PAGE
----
Just a thought (too much time on my hands apparently!)

THE OLD GEEZER said...

Gregg, Thanks for the history lesson on the origin of names. I learned something new today. Who says you can't teach Old Geezers new tricks? :-)

~Ron

Cathy M. said...

Interesting post. Our family name identifies our ancestors as seafarers (meriwether). It's really something to ponder that someday God is going to give each of us a stone with a new name. I don't really understand it, but I think it will be wonderful.

welcome to my world of poetry said...

A thought provoking post Gregg. A very good read.

Yvonne.

Transparent Tulip said...

educational and encouraging. thanks for posting.

LarryJL said...

>>Unfortunately many people have learned to take the name of Jesus and use it as an expression of vulgarity. Any number of combinations of Jesus ___________ Christ have been concocted by a race of people who by nature hate and despise this lovely and beautiful name.<<

First, the only people I have ever heard use Jesus F Christ or Christ as a swear word are... hope you are sitting down... Christians. Period. And being a Jew, I am fairly sure I am around enough Jews to know that in public or private, never heard anyone so disrespectful.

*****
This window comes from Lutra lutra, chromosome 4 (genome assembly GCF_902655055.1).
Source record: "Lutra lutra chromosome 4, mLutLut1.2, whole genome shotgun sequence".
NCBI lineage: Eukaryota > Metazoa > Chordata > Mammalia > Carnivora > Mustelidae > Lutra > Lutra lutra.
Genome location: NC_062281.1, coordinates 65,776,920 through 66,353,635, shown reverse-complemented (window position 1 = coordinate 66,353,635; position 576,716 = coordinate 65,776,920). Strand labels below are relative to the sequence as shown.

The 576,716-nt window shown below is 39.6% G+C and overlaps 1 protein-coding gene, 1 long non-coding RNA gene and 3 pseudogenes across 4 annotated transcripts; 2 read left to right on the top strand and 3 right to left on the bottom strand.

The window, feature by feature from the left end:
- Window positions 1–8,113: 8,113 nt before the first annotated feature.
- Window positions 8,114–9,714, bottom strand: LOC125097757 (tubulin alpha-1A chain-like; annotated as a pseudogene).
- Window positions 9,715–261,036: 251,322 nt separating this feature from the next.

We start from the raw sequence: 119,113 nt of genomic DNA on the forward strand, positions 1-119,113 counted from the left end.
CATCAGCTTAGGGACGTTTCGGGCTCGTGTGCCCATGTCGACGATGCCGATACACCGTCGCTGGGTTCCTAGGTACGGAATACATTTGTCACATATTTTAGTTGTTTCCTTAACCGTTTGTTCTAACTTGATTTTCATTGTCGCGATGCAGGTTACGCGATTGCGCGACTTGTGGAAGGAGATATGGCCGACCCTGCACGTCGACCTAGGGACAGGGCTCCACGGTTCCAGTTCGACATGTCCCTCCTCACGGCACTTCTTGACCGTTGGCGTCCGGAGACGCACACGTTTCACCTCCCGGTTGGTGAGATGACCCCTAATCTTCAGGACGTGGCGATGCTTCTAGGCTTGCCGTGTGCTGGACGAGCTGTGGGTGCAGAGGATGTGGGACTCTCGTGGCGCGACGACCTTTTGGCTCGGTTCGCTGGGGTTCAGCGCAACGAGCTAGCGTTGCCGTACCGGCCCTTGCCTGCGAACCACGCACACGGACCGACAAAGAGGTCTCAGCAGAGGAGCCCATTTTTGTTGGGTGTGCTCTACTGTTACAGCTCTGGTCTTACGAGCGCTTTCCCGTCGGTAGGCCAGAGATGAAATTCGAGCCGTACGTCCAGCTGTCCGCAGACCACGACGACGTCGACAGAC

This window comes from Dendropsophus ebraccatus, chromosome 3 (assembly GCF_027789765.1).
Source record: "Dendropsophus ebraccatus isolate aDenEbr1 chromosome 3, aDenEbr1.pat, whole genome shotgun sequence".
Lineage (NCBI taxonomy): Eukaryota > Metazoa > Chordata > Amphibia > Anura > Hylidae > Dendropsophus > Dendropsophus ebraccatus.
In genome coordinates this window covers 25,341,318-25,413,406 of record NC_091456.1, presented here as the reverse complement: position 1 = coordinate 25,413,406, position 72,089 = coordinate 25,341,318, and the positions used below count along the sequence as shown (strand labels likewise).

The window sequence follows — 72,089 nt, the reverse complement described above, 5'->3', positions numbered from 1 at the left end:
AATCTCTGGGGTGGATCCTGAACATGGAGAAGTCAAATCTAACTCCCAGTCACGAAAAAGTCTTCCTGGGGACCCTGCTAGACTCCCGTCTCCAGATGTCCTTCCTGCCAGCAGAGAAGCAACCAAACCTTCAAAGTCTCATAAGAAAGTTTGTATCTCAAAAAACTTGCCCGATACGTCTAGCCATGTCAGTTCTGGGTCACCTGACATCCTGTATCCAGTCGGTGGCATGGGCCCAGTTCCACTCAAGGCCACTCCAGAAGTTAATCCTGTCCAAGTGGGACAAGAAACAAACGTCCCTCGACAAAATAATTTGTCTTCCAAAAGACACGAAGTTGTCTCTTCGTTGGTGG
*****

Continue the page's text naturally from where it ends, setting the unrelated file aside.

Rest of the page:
Second, no one expressing racism should write about Jesus or any religion. Get off the internet, go find a spiritual guide who can help you so that Jesus would not be ashamed to have you utter his name even in prayer. You are a disgrace to the love he stands for. Get help.

LarryJL said...

>>Unfortunately many people have learned to take the name of Jesus and use it as an expression of vulgarity. Any number of combinations of Jesus ___________ Christ have been concocted by a race of people who by nature hate and despise this lovely and beautiful name.<<

First, the only people I have ever heard use Jesus F Christ or Christ as a swear word are... hope you are sitting down... Christians. Period. And being a Jew, I am fairly sure I am around enough Jews to know that in public or private, never heard anyone so disrespectful.

Second, no one expressing racism should write about Jesus or any religion. Get off the internet, go find a spiritual guide who can help you so that Jesus would not be ashamed to have you utter his name even in prayer. You are a disgrace to the love he stands for. Get help.